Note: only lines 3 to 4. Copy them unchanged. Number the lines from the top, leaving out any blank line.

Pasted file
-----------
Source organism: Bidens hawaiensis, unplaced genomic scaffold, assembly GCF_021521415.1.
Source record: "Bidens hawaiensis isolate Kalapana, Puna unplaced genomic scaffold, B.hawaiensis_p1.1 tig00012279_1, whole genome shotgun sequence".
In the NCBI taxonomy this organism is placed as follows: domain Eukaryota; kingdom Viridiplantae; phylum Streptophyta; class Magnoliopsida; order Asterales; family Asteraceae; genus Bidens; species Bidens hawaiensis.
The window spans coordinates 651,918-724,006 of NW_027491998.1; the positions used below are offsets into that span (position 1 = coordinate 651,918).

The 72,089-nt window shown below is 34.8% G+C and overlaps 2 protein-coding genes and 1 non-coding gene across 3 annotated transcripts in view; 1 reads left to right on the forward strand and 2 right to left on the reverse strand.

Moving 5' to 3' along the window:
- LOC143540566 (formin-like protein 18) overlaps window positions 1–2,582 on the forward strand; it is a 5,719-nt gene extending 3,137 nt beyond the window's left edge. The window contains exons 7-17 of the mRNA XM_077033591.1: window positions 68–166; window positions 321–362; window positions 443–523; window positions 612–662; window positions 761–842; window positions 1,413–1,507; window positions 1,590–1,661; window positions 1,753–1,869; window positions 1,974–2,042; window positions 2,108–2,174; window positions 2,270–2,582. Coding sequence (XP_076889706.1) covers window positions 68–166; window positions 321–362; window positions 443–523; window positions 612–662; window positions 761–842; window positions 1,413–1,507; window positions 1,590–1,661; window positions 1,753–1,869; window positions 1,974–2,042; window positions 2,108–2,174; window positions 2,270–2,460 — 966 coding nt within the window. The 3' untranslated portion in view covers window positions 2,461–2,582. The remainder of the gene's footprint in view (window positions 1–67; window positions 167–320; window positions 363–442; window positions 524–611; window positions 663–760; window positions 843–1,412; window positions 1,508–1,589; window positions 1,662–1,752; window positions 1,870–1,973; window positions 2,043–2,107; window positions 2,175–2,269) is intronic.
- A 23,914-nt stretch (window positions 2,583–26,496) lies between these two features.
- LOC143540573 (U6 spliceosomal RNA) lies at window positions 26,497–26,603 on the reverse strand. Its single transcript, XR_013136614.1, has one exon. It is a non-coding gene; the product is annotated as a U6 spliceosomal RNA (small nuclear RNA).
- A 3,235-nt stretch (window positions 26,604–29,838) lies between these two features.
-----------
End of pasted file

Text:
In the NCBI taxonomy this organism is placed as follows: domain Eukaryota; kingdom Viridiplantae; phylum Streptophyta; class Magnoliopsida; order Asterales; family Asteraceae; genus Bidens; species Bidens hawaiensis.
The window spans coordinates 651,918-724,006 of NW_027491998.1; the positions used below are offsets into that span (position 1 = coordinate 651,918).